Fly On The Wall

“I know I’m south of the Mason-Dixon line when my cornbread ain’t sweet,” Jon says over the chatter of my Buddhist friends as we gather to celebrate Alan’s 52nd birthday. He goes on to expound on the differences between sweet cornbread and true (Southern) cornbread.

Meanwhile Tharpa is lost to his own melodies, heart caught up in the soft chestnut wood of his hand built flamenco guitar, each note landing like drops of chocolate dropped onto the tongue. His wife Kim plays with her new digital camera from across the table. Click. “Now that, that right there,” she says showing me the image, “is the man I love. His true colors.”

It is a weeknight and I have a full day tomorrow. There is writing and reading yet to be done, cleaning at home to do, a sore throat growing hotter by the minute, and yet…I am sixty miles from home in a suburban, antique house among spiritual friends in a yellow kitchen with a copper painted ceiling. We drink margaritas, chant our Ki-Ki-So-So’s, toast again with sparkling wine, then kisses all around and yes, life is so sweet.

When I shake my head no, as the French-Canadian hostess and new bride of the birthday man refills my glass, she winks her wood-brown eyes and says with her charming, dramatic accent: “Au contraire, just four more drops my dear,” then fills my glass up to the salt. “Oui, oui, c’est bon,” I reply.

She sits down then, for the first time in a while, her hand softly falling into Alan’s lap. They do not make eye contact as he is caught up in conversation with Jack about real estate, but they make contact all the same. Charlotte is eccentric in the most beautiful ways, holding herself with the pride of a town square statue but so much more life. In a tipsy moment, she later confesses to me that she shops at TJ Max and laughs louder than everyone at all her parties. But eccentric can be beautiful, just like sale items at any store can be a find and laughs are the eloquent verbal slivers of our souls.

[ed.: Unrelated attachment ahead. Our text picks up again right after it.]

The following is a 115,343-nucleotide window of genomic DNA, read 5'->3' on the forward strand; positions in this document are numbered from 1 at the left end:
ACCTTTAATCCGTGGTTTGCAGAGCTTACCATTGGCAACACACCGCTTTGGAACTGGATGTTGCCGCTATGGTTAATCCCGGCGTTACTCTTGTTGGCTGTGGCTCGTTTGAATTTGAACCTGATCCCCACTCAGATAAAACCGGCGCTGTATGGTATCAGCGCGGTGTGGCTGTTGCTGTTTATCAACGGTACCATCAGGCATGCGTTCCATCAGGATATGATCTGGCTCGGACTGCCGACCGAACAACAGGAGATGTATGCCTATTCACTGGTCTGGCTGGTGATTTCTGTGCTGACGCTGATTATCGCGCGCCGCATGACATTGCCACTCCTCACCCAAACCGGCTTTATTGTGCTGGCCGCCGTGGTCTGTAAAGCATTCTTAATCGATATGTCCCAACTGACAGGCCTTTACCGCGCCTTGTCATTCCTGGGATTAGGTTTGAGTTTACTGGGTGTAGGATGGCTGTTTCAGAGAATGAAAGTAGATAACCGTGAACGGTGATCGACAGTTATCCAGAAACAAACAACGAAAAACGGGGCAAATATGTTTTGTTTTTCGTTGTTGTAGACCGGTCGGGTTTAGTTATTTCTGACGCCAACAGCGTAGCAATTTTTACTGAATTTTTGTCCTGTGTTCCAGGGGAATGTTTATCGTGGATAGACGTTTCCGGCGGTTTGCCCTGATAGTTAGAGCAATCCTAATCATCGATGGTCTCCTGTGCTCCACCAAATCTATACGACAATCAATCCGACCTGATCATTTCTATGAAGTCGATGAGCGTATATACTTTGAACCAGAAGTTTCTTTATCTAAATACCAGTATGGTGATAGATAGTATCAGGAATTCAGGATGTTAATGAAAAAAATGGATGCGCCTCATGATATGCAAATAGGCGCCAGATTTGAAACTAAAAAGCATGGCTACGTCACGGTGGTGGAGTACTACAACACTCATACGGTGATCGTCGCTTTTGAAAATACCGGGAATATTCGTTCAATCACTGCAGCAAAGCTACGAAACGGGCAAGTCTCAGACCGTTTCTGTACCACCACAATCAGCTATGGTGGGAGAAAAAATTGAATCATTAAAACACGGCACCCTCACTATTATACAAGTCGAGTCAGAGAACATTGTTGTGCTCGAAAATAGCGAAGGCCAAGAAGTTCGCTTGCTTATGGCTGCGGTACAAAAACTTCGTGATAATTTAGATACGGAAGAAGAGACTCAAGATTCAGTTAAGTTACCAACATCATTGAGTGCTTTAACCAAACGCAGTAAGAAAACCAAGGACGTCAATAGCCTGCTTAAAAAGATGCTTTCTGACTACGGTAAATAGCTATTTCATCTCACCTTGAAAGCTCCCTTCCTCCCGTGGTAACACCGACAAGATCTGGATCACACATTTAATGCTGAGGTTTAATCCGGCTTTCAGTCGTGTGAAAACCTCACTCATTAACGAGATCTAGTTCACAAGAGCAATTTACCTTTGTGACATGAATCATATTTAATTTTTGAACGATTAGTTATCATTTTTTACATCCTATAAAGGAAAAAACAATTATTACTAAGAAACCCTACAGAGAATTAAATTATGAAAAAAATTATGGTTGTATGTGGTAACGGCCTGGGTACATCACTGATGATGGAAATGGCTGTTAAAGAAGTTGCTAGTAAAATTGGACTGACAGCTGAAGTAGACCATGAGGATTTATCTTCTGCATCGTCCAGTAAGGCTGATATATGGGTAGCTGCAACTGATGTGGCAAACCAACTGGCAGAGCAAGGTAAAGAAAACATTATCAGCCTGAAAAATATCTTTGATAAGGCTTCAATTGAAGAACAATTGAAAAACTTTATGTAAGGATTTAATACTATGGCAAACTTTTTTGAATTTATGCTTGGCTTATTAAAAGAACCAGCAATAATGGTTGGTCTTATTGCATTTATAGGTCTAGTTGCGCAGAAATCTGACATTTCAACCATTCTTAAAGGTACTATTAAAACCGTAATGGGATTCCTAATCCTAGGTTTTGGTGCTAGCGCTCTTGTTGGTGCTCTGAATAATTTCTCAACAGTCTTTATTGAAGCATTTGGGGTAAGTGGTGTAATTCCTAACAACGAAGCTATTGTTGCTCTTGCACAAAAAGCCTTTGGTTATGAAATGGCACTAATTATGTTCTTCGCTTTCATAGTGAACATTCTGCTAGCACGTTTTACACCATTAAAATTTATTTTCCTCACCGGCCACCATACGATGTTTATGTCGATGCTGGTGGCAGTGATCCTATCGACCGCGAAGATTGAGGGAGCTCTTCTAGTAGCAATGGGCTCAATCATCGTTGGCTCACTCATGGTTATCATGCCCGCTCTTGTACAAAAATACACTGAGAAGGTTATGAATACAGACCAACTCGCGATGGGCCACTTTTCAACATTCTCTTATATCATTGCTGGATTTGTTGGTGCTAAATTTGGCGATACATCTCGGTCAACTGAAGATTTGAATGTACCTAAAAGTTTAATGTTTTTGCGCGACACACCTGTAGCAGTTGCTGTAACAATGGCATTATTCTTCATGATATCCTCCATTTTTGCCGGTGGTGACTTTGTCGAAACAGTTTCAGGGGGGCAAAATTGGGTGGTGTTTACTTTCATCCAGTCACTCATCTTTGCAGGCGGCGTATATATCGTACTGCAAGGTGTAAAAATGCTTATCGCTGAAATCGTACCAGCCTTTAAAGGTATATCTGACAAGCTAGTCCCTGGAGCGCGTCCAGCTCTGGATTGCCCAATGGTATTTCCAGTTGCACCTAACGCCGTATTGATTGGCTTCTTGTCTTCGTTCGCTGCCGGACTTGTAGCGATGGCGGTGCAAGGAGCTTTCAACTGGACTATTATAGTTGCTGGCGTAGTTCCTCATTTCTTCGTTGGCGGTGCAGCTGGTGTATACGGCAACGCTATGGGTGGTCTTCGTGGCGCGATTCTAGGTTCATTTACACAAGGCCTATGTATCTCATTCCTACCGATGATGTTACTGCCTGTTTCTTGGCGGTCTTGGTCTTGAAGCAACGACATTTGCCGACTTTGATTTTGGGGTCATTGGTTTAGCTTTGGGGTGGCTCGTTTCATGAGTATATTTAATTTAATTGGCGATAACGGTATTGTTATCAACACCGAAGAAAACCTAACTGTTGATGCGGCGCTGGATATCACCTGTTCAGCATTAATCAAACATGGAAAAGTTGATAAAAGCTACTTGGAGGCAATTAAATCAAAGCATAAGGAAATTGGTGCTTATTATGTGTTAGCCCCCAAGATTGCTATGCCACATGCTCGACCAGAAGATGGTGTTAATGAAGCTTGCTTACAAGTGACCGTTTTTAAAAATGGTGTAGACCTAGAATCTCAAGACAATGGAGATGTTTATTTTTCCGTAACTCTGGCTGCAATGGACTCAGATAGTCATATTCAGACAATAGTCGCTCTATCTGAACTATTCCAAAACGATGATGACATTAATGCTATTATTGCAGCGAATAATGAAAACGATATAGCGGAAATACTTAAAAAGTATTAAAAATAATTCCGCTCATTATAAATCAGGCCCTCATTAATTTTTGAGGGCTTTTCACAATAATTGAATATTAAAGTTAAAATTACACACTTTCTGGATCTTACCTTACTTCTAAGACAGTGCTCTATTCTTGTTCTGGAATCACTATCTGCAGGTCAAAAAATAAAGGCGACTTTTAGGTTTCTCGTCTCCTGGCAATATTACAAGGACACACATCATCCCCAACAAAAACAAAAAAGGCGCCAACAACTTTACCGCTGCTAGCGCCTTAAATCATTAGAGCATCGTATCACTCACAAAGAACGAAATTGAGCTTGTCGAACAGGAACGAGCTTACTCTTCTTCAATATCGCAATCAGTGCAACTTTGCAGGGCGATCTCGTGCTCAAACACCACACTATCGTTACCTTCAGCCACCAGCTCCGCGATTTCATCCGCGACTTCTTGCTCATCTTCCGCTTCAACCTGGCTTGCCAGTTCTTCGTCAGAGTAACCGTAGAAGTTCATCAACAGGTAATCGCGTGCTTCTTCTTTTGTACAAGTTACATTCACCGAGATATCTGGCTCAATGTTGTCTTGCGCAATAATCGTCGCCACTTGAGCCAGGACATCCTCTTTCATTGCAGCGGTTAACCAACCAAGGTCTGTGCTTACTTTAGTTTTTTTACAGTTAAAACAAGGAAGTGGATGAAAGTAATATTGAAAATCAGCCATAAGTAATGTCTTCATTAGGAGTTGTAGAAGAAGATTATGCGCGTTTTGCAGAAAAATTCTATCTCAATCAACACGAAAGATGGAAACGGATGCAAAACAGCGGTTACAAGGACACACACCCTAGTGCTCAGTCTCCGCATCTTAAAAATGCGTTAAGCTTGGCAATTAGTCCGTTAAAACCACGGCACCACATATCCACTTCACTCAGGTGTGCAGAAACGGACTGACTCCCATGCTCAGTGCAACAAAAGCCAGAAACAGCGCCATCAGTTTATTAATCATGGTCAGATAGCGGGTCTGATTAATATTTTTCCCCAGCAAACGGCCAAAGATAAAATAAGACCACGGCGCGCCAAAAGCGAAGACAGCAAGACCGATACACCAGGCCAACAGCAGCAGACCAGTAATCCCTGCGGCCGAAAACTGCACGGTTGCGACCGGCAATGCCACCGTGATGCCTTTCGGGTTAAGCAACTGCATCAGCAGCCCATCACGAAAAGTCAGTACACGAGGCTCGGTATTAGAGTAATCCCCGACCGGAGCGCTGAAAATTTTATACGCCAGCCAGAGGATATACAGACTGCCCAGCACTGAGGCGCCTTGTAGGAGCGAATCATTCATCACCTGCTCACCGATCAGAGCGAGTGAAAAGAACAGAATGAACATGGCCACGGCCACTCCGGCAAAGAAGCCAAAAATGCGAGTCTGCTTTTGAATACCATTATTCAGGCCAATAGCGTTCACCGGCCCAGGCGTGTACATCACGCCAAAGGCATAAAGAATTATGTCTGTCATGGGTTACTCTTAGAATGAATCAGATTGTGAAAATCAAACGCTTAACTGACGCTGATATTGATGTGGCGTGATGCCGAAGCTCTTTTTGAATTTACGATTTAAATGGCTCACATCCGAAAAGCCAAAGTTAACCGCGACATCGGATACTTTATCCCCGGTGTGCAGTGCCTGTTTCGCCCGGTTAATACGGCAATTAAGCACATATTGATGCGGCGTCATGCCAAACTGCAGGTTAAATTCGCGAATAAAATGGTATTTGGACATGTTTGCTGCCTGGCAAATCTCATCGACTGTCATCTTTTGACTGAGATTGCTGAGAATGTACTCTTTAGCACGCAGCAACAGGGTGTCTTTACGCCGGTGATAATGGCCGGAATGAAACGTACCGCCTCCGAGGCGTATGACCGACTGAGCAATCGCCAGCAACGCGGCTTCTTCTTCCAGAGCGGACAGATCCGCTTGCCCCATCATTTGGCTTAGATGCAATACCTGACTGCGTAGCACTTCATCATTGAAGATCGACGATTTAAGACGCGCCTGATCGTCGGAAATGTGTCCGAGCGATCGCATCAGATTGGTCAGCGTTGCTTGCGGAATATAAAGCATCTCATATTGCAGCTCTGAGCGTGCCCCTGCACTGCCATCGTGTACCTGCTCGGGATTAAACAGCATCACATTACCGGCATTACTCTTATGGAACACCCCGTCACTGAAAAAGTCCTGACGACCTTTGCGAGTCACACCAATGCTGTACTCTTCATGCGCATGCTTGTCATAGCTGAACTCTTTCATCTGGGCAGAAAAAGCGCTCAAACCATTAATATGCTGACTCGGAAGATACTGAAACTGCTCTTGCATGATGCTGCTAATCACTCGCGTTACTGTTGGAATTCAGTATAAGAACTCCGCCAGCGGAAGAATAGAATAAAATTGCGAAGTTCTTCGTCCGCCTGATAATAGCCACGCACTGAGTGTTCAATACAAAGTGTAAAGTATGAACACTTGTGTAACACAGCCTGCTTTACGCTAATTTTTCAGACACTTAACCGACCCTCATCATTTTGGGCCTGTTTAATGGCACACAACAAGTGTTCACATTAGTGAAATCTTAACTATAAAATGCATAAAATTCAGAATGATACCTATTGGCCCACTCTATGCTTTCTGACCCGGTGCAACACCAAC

I watch the couple further, enraptured by their obvious love. I see how they talk without speaking, understand without hearing, touch without seeing. I think how later they will make love, their two children asleep one story above the master bedroom. How deep their love is, like the ocean they just vacationed at for the first time as a new family. I think how commitment must change everything – completely eliminating the question of being alone for all eternity and therefore finally allowing a resting place for true lovers to really meet. Maybe it is something like Ringo’s Octopus’ Garden – some song and dance, very special, often private, sometimes a party, but occasionally suffocating (like the water on all sides).

The table of friends is rich with light and laughter, song and dance. Tharpa plays Chuck Berrry, Grateful Dead, and The Allman Brothers. I sing a Bulgarian chant and Kim snaps photos unbeknownst to me. “See, you’re a queen,” she says, showing me the image. “Oh, she is so classic,” says Charlotte. “Like the Greeks.”

And I must have frowned, or at least I was too tired to smile, because then she adds: “Ahh, but we don’t see ourselves so kindly. We are not to loving of ourselves,” Charlotte keeps one eye on me. I hesitate to correct her, knowing there are three margaritas running through my blood– but in my heart I just think, No, no. It’s not that same old story. Some days I see and feel the beauty. Some days I allow it, almost as simply as sleeping in on a Sunday. It’s really just that when I drink I’m occasionally lonely for a man. I retreat into myself and my empty heart beat echoes in my eardrums as if it were pounding in the bottom of a well.

When I get home, well into Friday, already considering the number of espresso shots it will take for me to get through opening shift at the coffeehouse, I am under the weather, sick, fading like sunlight into the soft horizon of sleep, comfort of bed, staleness of pillow, smooth fit of pajamas.

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